Oracle em not working due to expired passwords

Ensure that ORACLE_HOME is set to the correct home

1. Stop the standalone dbconsole
on Unix
$ emctl stop dbconsole
on Windows
Stop the Windows Service Oracle<oracle_home_name>DBConsole
Or
Open a DOS Command Window and type
C> emctl stop dbconsole

2. Check that the standalone dbconsole is stopped
on Unix
$ emctl status dbconsole
on Windows
Check the status of the Windows Service Oracle<oracle_home_name>DBConsole
Or
Open a DOS Command Window and type
C> emctl status dbconsole

3. Connect to the database as a user with DBA privilege with SQL*Plus
and execute
SQL> alter user sysman identified by <new_password> ;

4. Check the new password
SQL> connect sysman/<new_password>[@database_alias]

5. Go to $ORACLE_HOME/host_sid/sysman/config
5.1 Save the file emoms.properties to emoms.properties.orig
5.2 Edit the file emoms.properties
a. Search for the line beginning with:
oracle.sysman.eml.mntr.emdRepPwd=
Replace the encrypted value by the new password value
b. Search for the line:
oracle.sysman.eml.mntr.emdRepPwdEncrypted=TRUE
Replace TRUE by FALSE

6. Restart the standalone dbconsole
on Unix
$ emctl start dbconsole
on Windows
Start the Windows Service Oracle<oracle_home_name>DBConsole
Or
Open a DOS Command Window and type
C> emctl start dbconsole

7. Check that the password has been encrypted
Edit the file emoms.properties
7.1 Search for the line beginning with:
oracle.sysman.eml.mntr.emdRepPwd=
Check that the password is encrypted
7.2 Search for the line beginning with:
oracle.sysman.eml.mntr.emdRepPwdEncrypted=
Check that the value is TRUE

Reinstall Grub

Boot your Helena live CD
* Open a terminal – Applications, Accessories, Terminal.
* Determine your normal system partition – `sudo fdisk -l` (That is a lowercase L)
* If you aren’t sure, run `df -Th`. Look for the correct disk size and ext3 or ext4 format.
* Mount your normal system partition:

sudo mount /dev/sdXY /mnt

- Example: sudo mount /dev/sda1 /mnt
- Note: substitue the correct partition: sda1, sdb5, etc.
- Note: GRUB 2 counts the first drive (X) as “0″, but the first partition (Y) as “1″

* Only if you have a separate boot partition:

sudo mount /dev/sdXY /mnt/boot

- with sdXY being your /boot partition designation.

* Reinstall GRUB 2:

sudo grub-install –root-directory=/mnt /dev/sdX

- Example: sudo grub-install –root-directory=/mnt /dev/sda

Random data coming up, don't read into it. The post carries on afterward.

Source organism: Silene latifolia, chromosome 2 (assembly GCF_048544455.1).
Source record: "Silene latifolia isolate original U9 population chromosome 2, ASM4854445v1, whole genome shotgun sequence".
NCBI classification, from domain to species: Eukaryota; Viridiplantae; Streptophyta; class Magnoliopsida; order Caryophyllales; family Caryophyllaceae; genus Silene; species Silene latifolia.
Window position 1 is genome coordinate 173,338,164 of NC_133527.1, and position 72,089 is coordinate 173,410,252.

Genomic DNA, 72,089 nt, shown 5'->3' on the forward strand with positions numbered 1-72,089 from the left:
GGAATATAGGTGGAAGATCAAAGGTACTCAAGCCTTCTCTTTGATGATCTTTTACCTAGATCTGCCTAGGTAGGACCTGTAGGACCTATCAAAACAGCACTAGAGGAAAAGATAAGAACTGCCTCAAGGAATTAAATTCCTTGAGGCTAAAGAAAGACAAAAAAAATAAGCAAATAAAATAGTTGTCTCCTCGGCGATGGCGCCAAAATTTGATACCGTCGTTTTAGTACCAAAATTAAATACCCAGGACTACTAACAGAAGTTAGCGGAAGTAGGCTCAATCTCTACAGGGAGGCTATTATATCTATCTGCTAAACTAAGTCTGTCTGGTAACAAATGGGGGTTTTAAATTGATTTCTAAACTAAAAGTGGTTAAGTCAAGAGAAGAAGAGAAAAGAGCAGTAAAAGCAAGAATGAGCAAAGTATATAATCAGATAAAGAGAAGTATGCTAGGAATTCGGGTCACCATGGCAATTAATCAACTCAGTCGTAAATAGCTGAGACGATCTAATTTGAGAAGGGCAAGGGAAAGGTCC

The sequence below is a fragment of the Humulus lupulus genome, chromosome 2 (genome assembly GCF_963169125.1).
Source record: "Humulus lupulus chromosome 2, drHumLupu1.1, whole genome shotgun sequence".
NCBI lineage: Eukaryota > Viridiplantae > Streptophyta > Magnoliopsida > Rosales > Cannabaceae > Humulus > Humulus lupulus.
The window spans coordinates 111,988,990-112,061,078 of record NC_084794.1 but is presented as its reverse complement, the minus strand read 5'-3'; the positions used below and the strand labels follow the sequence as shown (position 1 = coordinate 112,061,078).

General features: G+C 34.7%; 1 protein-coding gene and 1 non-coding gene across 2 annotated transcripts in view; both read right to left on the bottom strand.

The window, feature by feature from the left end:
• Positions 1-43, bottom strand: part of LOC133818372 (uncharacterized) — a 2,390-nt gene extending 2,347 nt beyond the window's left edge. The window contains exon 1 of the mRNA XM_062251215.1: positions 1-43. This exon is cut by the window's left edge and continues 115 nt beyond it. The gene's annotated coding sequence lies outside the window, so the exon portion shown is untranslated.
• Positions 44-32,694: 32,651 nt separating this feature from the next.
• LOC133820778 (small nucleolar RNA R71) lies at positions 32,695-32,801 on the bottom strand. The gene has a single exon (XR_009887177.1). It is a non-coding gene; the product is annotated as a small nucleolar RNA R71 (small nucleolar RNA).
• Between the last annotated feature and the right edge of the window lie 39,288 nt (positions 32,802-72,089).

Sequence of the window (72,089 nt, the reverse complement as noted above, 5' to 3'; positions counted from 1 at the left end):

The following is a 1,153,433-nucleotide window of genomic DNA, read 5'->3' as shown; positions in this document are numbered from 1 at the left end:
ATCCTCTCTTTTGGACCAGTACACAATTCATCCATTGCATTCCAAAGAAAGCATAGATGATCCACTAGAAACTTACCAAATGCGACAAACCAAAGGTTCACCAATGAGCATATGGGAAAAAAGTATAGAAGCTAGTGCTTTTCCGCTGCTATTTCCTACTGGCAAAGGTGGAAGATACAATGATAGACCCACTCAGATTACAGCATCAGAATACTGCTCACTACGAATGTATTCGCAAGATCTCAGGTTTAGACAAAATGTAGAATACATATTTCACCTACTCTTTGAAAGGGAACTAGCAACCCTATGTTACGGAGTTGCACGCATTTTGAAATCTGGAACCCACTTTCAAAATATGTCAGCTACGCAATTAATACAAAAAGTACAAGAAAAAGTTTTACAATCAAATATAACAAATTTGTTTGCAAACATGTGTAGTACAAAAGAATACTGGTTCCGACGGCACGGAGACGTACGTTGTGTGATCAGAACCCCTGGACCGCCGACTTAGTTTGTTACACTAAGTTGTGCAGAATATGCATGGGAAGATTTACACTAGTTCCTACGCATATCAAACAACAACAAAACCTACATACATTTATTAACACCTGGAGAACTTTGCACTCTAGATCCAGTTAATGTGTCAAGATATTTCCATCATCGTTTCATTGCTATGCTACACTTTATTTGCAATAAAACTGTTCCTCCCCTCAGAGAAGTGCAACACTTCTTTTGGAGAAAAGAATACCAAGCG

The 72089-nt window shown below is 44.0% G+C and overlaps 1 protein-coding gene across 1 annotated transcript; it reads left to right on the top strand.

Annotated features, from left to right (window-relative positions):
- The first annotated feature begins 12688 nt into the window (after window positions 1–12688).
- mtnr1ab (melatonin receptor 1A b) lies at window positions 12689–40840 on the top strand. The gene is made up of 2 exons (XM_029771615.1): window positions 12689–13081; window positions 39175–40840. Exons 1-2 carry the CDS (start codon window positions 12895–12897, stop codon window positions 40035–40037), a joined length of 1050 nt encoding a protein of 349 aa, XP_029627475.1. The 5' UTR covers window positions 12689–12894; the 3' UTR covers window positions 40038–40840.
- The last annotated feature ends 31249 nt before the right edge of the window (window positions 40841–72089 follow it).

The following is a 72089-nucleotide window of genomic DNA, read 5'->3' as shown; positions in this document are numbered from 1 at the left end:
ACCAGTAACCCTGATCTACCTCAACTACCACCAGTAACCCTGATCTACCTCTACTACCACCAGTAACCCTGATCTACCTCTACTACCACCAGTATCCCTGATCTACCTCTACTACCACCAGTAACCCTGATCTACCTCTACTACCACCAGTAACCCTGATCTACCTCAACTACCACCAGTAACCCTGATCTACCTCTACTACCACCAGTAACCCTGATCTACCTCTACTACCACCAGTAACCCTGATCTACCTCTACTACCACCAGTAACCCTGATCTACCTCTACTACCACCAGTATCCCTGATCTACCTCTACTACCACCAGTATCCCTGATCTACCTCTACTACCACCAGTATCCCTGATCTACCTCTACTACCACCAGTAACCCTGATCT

- Note: Substitute the correct device – sda, sdb, etc. Do ”not” specify a partition number.

* Unmount the partition:

sudo umount /mnt

* Reboot.

Reorder partition drive numbers in linux

Open a terminal and type

sudo fdisk -l

That’s a lowercase “L”. This will list storage devices in alphanumeric order. Look through the data reported and note the name of any devices that are listed out of numerical order.

To reorder the Linux drive partition numbers for device sdc, all we need to do is open a terminal…

  • type
    sudo fdisk /dev/sdc
  • then
    • press “x” to enter Expert Mode
    • press “f” to fix the drive order
    • press “i” to ignore the warning (if it shows)
    • press “w” to write changes to the disk
    • press “q” to  quit fdisk

 

Apache log rotation on Linux

A tool called logrotate can be used for rotating log files. It is a generic tool can can be configured to handle any log generated by any service.

The main configuration file of logrotate is /etc/logrotate.conf from where it picks up default setup.

It then reads service specific instructions from /etc/logrotate.d directory

The apache logrotate configuration is /etc/logrotate.d/httpd

/var/log/httpd/*log {
daily
rotate 7
compress
missingok
notifempty
sharedscripts
create 644 root root
postrotate
/sbin/service httpd reload > /dev/null 2>/dev/null || true
endscript
}

 

Apache case sensitivity

Migrating from a windows server to Linux?? Well, the most frustrating problem you’ll come up against is plenty of 404-File not found errors due to case-sensitive urls.

If you are using Apache then there is a tool just for this, Apache’s mod-speling module(BTW thats not a spelling mistake; thats how its named).

The module is installed by default in Apache 1.3 and later. All you have to do is add this directive to httpd.conf

CheckSpelling on